Today marks the event, 604 years ago, which sparked the Reformation. On 15th March, 1517, Pope Leo X issued a special “Indulgence”. An Indulgence was a certificate, signed by the Pope or a Bishop, which offered forgiveness of sins or reduced time in Purgatory in exchange for the payment of money to the church. Indulgences were a common means of the church raising money during the Middle Ages, and most people did not question them. For a coin or two, a person could purchase a certificate which promised to reduce their dead relative’s time in the fires of Purgatory by a specified time – for example, a month – or reduce their own time there when they died.
Pope Leo’s Indulgence, on March 15, however, raised this bizarre practice to a whole new level. In order to raise funds for the construction of the Basilica in Rome, Leo promised that for the price of a coin or two, the person who was named in the Indulgence, living or dead, would have all their sins instantly remitted and would be transported directly to Heaven. A priest named Johann Tetzel was Leo’s main salesman, travelling throughout Christendom with the catch-cry, “When a coin in the coffers rings, a soul from purgatory springs”.
This latest indulgence came to the attention of a Catholic priest and lecturer in theology, named Martin Luther. Luther had already been concerned about the selling of indulgences, as well as other corrupt practices such as charging money for people to visit the bones of dead saints in order to pray to that saint and receive a blessing from him (or her). Leo’s indulgence was the last straw for Luther. He wrote a long list of his concerns about the unbiblical practices of the Catholic Church, denouncing the sale of indulgences, calling out the avarice and corruption that was rife in the church and questioning the Pope’s ability to forgive sins. He posted these objections, the ’95 Theses’, on the chapel door in Wittenberg, on 31st October, and sent a copy to Albert, Archbishop of Mainz and Magdeburg.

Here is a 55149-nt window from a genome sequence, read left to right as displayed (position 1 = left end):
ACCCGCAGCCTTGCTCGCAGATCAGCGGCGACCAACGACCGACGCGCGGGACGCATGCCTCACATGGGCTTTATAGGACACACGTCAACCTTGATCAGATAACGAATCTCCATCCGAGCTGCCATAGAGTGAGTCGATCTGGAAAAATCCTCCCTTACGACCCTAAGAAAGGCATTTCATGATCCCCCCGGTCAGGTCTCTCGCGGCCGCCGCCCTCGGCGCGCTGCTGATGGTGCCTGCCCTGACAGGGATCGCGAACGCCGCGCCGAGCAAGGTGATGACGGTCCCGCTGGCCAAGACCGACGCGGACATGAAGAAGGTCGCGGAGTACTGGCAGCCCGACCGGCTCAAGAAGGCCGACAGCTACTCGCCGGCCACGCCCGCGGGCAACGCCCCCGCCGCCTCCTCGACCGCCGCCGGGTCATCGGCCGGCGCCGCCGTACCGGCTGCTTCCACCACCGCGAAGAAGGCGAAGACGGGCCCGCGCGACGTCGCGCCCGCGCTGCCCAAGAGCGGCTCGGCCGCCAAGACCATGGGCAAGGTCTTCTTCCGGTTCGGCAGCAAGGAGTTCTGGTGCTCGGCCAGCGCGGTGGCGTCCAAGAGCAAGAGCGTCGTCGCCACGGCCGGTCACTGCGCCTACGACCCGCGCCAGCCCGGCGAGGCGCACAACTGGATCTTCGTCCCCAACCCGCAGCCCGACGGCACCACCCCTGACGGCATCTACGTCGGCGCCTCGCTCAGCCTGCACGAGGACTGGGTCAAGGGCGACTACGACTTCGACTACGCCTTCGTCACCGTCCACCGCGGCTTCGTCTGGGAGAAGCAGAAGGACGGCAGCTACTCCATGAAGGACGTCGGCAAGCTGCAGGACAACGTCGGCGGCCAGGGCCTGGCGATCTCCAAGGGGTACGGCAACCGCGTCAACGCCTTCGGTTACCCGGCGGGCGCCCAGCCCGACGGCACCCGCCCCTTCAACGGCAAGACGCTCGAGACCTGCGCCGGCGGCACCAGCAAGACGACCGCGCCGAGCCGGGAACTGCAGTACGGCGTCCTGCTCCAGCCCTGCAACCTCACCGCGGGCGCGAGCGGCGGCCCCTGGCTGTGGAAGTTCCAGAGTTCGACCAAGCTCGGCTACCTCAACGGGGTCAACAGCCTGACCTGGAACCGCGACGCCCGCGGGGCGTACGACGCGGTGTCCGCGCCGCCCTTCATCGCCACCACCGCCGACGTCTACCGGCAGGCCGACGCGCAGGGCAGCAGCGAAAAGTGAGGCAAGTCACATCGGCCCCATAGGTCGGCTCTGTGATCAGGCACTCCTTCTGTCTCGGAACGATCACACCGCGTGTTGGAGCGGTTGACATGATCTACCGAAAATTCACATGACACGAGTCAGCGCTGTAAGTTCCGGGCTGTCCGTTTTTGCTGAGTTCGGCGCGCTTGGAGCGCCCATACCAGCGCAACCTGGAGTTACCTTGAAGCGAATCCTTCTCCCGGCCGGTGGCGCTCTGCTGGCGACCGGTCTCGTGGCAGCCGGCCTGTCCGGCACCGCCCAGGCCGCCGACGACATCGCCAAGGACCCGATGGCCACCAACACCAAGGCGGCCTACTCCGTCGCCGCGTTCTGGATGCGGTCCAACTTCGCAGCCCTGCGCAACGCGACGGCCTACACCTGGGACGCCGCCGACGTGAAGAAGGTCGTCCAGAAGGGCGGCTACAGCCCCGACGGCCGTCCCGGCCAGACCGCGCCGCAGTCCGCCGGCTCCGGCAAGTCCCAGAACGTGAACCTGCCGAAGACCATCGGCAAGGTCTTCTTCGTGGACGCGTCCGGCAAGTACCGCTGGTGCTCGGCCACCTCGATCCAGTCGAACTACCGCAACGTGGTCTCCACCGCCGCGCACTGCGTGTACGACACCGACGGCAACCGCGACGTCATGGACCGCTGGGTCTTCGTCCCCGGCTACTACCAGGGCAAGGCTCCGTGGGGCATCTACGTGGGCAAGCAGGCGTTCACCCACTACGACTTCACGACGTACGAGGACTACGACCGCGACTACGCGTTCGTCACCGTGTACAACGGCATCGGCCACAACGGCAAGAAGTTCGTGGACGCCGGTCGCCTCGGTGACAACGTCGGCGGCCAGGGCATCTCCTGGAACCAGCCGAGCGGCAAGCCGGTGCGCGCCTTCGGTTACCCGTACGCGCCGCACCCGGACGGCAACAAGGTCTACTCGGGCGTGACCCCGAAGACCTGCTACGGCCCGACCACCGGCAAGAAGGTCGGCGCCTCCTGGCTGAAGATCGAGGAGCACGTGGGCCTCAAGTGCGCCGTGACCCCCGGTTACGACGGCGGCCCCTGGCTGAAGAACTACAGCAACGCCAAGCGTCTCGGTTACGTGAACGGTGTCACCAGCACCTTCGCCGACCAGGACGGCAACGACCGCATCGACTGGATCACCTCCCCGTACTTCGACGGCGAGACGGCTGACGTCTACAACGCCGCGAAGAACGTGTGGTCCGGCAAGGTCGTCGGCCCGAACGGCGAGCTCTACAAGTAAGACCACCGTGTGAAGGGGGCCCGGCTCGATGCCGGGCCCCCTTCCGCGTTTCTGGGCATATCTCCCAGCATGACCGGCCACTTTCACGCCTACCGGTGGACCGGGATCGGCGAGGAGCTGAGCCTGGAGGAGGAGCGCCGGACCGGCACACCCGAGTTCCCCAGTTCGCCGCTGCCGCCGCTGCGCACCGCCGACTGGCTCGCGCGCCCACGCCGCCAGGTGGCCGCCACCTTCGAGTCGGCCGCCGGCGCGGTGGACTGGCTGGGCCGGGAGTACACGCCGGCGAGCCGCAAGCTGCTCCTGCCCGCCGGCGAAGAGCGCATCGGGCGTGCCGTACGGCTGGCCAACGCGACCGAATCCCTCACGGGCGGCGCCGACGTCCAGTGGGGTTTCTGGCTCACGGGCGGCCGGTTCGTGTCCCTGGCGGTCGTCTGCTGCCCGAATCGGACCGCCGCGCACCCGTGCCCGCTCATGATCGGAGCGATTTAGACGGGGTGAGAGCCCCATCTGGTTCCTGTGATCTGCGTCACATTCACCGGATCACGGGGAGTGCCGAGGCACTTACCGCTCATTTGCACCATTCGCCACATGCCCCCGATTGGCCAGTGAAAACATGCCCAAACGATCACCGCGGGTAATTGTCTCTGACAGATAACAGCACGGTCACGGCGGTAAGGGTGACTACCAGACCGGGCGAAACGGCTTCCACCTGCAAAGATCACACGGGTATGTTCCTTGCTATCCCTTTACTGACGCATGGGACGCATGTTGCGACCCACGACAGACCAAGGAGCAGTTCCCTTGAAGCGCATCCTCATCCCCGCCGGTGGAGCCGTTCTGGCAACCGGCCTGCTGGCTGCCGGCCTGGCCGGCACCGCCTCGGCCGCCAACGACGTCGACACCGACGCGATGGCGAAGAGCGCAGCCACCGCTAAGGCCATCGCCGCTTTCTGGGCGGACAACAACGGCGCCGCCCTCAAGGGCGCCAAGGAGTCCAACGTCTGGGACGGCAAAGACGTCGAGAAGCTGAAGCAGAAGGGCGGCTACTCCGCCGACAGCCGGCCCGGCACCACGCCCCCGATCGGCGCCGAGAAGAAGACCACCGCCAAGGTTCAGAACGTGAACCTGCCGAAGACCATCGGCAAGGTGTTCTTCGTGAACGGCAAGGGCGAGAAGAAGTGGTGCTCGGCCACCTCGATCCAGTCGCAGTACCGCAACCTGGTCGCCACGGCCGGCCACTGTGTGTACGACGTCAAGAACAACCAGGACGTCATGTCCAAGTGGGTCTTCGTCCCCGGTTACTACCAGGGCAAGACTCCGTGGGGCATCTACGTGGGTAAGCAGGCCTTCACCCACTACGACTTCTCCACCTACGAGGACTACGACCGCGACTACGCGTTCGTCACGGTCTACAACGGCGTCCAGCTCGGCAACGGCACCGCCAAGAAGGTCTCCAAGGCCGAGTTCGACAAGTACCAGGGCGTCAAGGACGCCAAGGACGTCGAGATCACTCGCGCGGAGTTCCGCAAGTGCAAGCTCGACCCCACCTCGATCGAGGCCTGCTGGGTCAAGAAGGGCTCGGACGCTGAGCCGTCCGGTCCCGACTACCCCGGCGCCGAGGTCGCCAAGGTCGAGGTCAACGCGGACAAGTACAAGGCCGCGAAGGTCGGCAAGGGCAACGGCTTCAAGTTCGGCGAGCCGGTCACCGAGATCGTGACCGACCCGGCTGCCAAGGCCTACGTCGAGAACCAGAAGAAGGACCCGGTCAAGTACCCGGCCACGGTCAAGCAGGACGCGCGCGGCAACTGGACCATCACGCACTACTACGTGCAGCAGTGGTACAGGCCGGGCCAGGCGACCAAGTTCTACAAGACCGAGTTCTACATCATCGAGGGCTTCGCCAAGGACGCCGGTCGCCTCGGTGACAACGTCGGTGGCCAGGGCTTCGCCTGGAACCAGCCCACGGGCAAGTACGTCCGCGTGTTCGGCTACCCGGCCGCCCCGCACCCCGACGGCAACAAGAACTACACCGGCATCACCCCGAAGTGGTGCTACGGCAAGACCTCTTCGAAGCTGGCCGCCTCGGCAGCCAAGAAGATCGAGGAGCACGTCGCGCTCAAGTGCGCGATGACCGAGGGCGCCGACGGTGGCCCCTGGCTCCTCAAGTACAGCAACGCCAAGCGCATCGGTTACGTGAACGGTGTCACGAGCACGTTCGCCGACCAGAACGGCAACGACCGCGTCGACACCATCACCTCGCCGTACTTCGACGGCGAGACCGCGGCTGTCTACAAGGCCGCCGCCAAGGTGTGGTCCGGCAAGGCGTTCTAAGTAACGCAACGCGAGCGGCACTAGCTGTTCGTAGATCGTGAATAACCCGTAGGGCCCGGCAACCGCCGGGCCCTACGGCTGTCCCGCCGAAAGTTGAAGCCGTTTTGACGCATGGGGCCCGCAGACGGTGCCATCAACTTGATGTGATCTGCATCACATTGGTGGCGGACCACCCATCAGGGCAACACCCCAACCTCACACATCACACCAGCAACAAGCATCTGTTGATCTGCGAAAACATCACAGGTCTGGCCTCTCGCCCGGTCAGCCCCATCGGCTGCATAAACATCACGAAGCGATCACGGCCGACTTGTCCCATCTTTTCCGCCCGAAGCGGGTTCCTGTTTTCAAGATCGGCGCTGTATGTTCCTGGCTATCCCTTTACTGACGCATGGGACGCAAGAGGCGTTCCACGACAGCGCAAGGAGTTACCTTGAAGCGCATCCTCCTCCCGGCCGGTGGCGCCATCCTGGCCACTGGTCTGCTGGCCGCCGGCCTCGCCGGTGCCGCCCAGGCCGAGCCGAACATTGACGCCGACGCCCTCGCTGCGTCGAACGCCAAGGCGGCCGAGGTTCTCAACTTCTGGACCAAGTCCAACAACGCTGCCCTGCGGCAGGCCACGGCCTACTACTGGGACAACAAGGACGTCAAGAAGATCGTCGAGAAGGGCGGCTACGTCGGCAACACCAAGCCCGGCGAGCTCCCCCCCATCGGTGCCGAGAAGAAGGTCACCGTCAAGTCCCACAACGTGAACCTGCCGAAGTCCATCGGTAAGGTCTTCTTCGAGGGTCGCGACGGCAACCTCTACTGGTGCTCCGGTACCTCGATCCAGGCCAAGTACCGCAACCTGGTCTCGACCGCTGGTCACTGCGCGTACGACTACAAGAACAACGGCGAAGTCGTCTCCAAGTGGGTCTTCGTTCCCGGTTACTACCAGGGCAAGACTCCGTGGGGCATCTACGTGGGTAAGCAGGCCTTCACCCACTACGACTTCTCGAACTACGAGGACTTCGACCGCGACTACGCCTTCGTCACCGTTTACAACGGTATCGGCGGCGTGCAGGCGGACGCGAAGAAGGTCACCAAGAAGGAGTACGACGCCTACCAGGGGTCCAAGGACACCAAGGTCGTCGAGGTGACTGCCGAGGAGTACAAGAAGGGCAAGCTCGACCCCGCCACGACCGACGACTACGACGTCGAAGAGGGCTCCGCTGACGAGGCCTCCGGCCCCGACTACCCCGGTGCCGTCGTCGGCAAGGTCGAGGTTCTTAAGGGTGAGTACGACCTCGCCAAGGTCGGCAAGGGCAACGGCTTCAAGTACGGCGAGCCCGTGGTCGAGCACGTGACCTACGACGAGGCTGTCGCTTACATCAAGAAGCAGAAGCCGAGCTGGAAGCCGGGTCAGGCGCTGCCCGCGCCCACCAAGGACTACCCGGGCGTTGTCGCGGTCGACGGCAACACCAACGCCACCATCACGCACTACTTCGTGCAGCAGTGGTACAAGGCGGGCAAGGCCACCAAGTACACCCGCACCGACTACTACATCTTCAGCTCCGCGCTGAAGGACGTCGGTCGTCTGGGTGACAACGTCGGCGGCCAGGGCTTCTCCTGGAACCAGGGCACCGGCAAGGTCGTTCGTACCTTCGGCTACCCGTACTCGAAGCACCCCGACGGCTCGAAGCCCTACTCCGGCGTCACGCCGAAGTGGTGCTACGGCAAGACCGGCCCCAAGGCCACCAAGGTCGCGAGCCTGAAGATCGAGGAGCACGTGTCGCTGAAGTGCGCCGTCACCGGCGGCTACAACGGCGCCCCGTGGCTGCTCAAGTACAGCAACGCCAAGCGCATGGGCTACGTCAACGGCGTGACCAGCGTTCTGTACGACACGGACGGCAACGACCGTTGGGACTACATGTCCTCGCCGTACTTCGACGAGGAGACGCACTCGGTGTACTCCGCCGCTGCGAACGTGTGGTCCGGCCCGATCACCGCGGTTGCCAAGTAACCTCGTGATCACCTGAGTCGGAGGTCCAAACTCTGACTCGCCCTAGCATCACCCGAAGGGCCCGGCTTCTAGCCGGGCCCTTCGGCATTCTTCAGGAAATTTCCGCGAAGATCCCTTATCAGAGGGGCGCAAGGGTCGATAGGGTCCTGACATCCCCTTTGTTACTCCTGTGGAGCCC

Luther’s document was soon reprinted and mass produced by his supporters, using the newly invented printing press, and his ideas lit a spark that started a wildfire of debate that swept around Germany, Europe and, eventually, the whole world. The result was the Reformation, which eventually birthed the Protestant movement – so named because of their ‘protest’ against what they considered to be the unbiblical and corrupt teachings and practices of the Roman Catholic Church.
The rest, as they say, is history.
And the seeds were sown on this day, 604 years ago.
(A more detailed exposition of these events and the ongoing development of the Protestant movement can be found in my book, “Rethinking The Gospel”).
Kevin Simington (B.Th. Dip. Min.) is a theologian, apologist and social commentator. He is the author of 12 books, and his latest, “7 Reasons to Believe”, is now available. Connect with Kevin on Facebook or his website, SmartFaith.net.